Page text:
Whole Foods selling Wild Oats stores, leases, assets

AUSTIN, Texas — Whole Foods Market Inc. will sell 13 stores to resolve the Federal Trade Commission’s challenge of its $565 million purchase of Wild Oats Markets, the company said Friday.

Whole Foods is putting 12 Wild Oats stores and one Whole Foods store up for sale in Arizona, Colorado, Connecticut, Missouri, New Mexico, Nevada, Oregon and Utah.

The Austin-based company will also sell leases and assets of 19 Wild Oats stores that have closed, including the store at 6424 Naples Blvd., North Naples.

In a statement, Whole Foods Chief Executive John Mackey said the 13 operating stores will do “business as usual.”

Federal regulators had challenged Whole Foods’ 2007 acquisition of Boulder, Colo.-based Wild Oats, worrying the deal would create a natural-food monopoly.

Whole Foods opened at The Mercato off U.S. 41 North, just north of Vanderbilt Beach Road in September. The Naples Wild Oats location closed instead of converting to Whole Foods.

The FTC’s leader said in a statement that selling the stores will “substantially” restore competition that the purchase eliminated.

“As a result of this settlement, American consumers will see more choices and lower prices for organic foods,” FTC Chairman Jon Leibowitz said in the statement.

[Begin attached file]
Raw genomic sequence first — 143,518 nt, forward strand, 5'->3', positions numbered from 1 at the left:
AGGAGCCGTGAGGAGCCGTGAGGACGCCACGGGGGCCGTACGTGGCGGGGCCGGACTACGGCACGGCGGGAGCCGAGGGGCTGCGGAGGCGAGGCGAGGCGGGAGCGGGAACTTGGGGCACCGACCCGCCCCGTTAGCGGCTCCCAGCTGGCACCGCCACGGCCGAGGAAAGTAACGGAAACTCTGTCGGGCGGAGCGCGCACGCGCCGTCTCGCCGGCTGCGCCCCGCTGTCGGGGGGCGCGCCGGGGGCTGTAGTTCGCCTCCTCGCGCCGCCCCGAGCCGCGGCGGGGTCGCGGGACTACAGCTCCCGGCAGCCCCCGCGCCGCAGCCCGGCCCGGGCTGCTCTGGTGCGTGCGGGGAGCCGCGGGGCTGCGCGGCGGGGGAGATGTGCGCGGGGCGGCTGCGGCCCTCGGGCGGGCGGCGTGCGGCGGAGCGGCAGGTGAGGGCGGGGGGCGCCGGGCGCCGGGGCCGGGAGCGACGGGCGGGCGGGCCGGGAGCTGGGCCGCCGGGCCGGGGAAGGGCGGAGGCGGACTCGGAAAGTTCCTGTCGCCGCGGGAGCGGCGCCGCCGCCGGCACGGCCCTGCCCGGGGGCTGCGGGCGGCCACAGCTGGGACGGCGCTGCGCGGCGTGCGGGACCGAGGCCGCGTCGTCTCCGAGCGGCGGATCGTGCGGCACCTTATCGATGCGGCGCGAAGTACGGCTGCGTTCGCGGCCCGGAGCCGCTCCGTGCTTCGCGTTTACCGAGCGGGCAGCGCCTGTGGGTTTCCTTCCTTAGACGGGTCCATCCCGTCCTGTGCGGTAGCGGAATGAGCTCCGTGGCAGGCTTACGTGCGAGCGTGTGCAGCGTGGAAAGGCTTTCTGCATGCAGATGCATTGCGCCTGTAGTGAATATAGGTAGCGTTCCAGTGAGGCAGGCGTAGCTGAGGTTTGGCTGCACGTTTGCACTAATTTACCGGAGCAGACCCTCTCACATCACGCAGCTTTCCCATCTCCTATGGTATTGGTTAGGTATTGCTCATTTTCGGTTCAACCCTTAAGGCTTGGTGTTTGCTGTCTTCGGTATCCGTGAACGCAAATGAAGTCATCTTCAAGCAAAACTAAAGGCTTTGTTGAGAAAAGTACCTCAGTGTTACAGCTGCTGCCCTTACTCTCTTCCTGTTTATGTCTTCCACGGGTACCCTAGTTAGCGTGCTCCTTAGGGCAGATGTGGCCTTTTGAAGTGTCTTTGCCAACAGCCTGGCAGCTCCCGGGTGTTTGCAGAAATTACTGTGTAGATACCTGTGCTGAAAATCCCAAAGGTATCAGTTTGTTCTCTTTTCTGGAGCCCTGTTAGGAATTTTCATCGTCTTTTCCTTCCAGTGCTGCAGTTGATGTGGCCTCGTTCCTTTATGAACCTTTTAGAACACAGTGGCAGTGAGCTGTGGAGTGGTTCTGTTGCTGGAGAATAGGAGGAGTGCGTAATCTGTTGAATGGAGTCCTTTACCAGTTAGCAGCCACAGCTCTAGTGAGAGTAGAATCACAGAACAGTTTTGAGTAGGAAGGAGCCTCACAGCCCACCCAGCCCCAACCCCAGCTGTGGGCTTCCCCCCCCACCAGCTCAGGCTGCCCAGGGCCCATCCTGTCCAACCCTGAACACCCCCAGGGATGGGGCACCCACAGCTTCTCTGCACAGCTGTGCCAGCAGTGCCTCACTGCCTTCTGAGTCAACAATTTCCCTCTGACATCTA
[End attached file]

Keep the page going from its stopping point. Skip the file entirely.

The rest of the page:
If any of the stores are not sold within six months, they will remain under Whole Foods’ operation, said Libba Letton, Whole Foods spokeswoman.

She welcomed the competition should a buyer choose to reopen closed Wild Oats stores in markets where Whole Foods is operating, such as Naples.

“Our philosophy has always been the more competition the better,” she said.

Whole Foods and Wild Oats were one another’s closest competitors in markets where they overlapped, the FTC said.

Whole Foods sued the FTC in December, claiming the regulator violated its due process rights in the dispute. Whole Foods then refiled the case in January in the U.S. District Court of Appeals in Washington to get an expedited decision. The court later denied that motion.

Once the FTC approves the settlement, which it is expected to do before April 30, Whole Foods plans to take a noncash charge of no more than $19 million for the sale of the stores, which recorded sales of $31 million in the fiscal first quarter of 2009.

Shares of Whole Foods gained 27 cents to $12.05 in morning trading.

Staff writer Tara McLaughlin contributed to this report.

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